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3-D Printed Car Nears Production

Soulskill posted about a year and a half ago | from the made-of-3-d-printed-legos dept.

Transportation 93

An anonymous reader writes "An article at Wired shows just how close we are to a 3-D printed car. Jim Kor's 'Urbee 2' design is a lightweight teardrop shape with three wheels. The engine, chassis, and wheels aren't printed, of course, but much of the car is formed layer-by-layer out of ABS plastic. It takes about 2,500 hours of printer time to create the whole thing. Assembly is easier, though, since many different parts can be consolidated into just a few. 'To negotiate the inevitable obstacles presented by a potentially incredulous NHSTA and DOT, the answer is easy. "In many states and many countries, Urbee will be technically registered as a motorcycle," Kor says. It makes sense. With three wheels and a curb weight of less than 1,200 pounds, it's more motorcycle than passenger car. No matter what, the bumpers will be just as strong as their sheet-metal equivalents. "We're planning on making a matrix that will be stronger than FDM," says Kor. He admits that yes, "There is a danger in breaking one piece and have to recreate the whole thing." The safety decisions that'll determine the car's construction lie ahead. Kor and his team have been tweaking the safety by using crash simulation software, but the full spectrum of testing will have to wait for an influx of investment cash.'"

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93 comments

Useless and stupid. (-1)

Anonymous Coward | about a year and a half ago | (#43033325)

I can already buy a car that is made from steel, and I won't look like a dipshit while driving it. This is nothing more than yet another dumb hippy idea, like electric "cars" that is being pushed by environazi's who want to take the fun and the interest out of everything.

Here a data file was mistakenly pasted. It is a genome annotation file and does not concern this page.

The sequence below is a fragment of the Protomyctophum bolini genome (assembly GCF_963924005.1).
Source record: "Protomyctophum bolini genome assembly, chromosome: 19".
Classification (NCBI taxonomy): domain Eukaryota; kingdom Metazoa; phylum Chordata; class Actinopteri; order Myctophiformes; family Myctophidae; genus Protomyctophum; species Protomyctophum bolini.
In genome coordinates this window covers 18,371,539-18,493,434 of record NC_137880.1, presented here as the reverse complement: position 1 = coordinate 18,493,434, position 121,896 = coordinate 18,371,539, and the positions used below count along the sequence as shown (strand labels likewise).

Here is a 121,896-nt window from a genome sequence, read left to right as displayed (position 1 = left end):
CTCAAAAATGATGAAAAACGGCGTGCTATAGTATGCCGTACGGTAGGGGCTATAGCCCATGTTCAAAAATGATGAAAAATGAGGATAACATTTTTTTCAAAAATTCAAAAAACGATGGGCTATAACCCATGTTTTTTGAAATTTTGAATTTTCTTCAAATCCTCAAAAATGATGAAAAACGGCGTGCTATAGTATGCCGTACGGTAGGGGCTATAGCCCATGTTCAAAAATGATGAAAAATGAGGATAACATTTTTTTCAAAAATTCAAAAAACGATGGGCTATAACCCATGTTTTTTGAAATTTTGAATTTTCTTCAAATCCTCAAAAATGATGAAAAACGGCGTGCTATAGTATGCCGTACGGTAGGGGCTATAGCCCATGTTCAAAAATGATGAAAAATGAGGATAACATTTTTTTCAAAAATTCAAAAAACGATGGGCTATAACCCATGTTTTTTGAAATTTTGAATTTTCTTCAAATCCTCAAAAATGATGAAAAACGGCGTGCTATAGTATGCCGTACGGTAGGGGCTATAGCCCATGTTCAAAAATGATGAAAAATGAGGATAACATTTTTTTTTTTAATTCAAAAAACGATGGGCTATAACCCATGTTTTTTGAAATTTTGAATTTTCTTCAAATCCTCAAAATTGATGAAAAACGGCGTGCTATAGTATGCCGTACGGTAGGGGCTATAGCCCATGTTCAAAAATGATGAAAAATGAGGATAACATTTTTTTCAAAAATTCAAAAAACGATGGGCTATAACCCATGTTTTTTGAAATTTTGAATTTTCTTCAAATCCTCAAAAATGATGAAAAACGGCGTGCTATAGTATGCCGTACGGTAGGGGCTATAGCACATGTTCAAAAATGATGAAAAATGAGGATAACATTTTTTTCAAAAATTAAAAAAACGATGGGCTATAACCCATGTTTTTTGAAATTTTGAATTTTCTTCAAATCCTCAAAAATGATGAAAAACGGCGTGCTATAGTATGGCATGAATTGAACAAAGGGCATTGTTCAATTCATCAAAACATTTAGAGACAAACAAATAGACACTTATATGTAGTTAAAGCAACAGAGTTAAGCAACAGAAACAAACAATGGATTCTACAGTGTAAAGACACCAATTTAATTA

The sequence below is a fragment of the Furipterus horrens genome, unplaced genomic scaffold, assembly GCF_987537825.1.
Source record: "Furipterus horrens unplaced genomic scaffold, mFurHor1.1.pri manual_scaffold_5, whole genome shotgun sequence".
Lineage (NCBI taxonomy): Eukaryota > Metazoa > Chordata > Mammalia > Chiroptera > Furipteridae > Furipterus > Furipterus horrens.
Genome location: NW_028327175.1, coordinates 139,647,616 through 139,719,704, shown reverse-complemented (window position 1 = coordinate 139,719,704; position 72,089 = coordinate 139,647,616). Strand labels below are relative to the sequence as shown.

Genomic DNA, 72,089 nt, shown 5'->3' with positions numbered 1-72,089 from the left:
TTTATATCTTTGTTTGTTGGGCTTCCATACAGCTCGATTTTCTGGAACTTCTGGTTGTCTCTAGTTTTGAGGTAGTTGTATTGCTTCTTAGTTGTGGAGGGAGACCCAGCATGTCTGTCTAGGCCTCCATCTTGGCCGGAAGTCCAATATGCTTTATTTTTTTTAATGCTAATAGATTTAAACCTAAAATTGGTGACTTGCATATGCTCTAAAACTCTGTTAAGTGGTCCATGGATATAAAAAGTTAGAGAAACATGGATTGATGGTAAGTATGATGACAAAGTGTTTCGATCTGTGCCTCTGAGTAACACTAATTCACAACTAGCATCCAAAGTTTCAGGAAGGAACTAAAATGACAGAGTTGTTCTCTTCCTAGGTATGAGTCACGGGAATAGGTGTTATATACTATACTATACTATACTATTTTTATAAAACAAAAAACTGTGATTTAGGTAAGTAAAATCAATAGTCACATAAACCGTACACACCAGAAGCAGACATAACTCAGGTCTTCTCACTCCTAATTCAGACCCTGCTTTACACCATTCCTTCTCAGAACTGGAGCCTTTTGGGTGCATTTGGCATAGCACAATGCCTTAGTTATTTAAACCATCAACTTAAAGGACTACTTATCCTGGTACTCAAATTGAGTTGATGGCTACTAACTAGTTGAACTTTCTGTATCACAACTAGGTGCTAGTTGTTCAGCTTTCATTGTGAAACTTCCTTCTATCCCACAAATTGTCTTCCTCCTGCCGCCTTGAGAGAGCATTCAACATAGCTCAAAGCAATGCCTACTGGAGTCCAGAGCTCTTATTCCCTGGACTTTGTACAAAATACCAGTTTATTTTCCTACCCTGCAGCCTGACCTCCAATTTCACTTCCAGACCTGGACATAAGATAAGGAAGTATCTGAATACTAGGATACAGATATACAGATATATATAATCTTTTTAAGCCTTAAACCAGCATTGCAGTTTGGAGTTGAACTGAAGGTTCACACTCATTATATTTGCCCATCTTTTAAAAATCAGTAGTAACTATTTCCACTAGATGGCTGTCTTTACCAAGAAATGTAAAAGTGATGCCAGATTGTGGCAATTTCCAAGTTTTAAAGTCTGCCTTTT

Re:Useless and stupid. (0)

Anonymous Coward | about a year and a half ago | (#43033353)

Get off the computer grandpa. It's time for your medication.

Re:Useless and stupid. (-1, Troll)

Anonymous Coward | about a year and a half ago | (#43033369)

This thing makes a Prius look like a Hemi Charger. You'd have to be a royal fucking cunt to buy a Prius, and you'd have to be a pimple on that cunt to by this urbee thing.

Fuck that shit. I'm building a coal powered steam car, and those envirocunts can all suck my dust.

know how I know it's a pipe dream? (4, Informative)

waddgodd (34934) | about a year and a half ago | (#43033377)

The (non-existent yet) engine is supposed to be a 10 HP Diesel, but "the head engineer is planning to take the latest prototype from San Francisco to New York on 10 gallons of gas, preferably pure ethanol" (FTFA). Diesel-cycle engines work better on esters rather than alcohols. Even assuming that you could keep a diesel-cycle engine happy with ethanol (which is an open question), the modifications required to make it work will basically make it useless for the standard diesel you find at truck stops. Had the engineer said that he planned to go SFO->NYC on 10 gallons of fuel, preferably biodiesel (which has more in common with cooking oil than liquor), I'd have more confidence that the engineer knew a hawk from a handsaw.